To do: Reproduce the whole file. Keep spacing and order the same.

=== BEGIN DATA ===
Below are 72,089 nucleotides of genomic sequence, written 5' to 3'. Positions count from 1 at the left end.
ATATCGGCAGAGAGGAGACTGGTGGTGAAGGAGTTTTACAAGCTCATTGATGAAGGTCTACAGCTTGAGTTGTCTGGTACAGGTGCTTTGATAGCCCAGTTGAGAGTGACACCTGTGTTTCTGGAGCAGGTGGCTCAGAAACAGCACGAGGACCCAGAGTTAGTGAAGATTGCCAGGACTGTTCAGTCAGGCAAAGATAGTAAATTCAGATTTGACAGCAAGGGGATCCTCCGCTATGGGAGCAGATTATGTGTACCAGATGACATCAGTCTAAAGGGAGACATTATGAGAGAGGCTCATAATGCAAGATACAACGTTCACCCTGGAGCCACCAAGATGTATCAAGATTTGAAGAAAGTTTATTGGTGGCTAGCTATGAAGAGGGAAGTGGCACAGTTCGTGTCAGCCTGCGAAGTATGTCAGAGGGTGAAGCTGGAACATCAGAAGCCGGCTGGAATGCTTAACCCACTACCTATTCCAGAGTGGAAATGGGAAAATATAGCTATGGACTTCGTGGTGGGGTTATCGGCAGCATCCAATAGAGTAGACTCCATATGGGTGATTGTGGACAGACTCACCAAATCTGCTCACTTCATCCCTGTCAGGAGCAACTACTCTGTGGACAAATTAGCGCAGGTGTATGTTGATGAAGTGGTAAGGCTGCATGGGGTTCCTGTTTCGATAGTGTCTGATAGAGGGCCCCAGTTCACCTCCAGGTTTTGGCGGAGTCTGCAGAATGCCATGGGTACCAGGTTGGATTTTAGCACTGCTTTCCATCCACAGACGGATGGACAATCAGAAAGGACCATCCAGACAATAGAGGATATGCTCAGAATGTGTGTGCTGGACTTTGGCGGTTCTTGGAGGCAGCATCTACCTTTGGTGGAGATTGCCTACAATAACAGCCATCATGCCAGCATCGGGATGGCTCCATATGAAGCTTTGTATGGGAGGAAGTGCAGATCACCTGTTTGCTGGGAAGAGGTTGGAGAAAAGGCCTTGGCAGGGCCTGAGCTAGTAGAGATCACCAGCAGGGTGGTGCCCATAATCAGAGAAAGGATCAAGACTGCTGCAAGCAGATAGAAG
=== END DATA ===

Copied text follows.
Below are 72,089 nucleotides of genomic sequence, written 5' to 3'. Positions count from 1 at the left end.
ATATCGGCAGAGAGGAGACTGGTGGTGAAGGAGTTTTACAAGCTCATTGATGAAGGTCTACAGCTTGAGTTGTCTGGTACAGGTGCTTTGATAGCCCAGTTGAGAGTGACACCTGTGTTTCTGGAGCAGGTGGCTCAGAAACAGCACGAGGACCCAGAGTTAGTGAAGATTGCCAGGACTGTTCAGTCAGGCAAAGATAGTAAATTCAGATTTGACAGCAAGGGGATCCTCCGCTATGGGAGCAGATTATGTGTACCAGATGACATCAGTCTAAAGGGAGACATTATGAGAGAGGCTCATAATGCAAGATACAACGTTCACCCTGGAGCCACCAAGATGTATCAAGATTTGAAGAAAGTTTATTGGTGGCTAGCTATGAAGAGGGAAGTGGCACAGTTCGTGTCAGCCTGCGAAGTATGTCAGAGGGTGAAGCTGGAACATCAGAAGCCGGCTGGAATGCTTAACCCACTACCTATTCCAGAGTGGAAATGGGAAAATATAGCTATGGACTTCGTGGTGGGGTTATCGGCAGCATCCAATAGAGTAGACTCCATATGGGTGATTGTGGACAGACTCACCAAATCTGCTCACTTCATCCCTGTCAGGAGCAACTACTCTGTGGACAAATTAGCGCAGGTGTATGTTGATGAAGTGGTAAGGCTGCATGGGGTTCCTGTTTCGATAGTGTCTGATAGAGGGCCCCAGTTCACCTCCAGGTTTTGGCGGAGTCTGCAGAATGCCATGGGTACCAGGTTGGATTTTAGCACTGCTTTCCATCCACAGACGGATGGACAATCAGAAAGGACCATCCAGACAATAGAGGATATGCTCAGAATGTGTGTGCTGGACTTTGGCGGTTCTTGGAGGCAGCATCTACCTTTGGTGGAGATTGCCTACAATAACAGCCATCATGCCAGCATCGGGATGGCTCCATATGAAGCTTTGTATGGGAGGAAGTGCAGATCACCTGTTTGCTGGGAAGAGGTTGGAGAAAAGGCCTTGGCAGGGCCTGAGCTAGTAGAGATCACCAGCAGGGTGGTGCCCATAATCAGAGAAAGGATCAAGACTGCTGCAAGCAGATAGAAG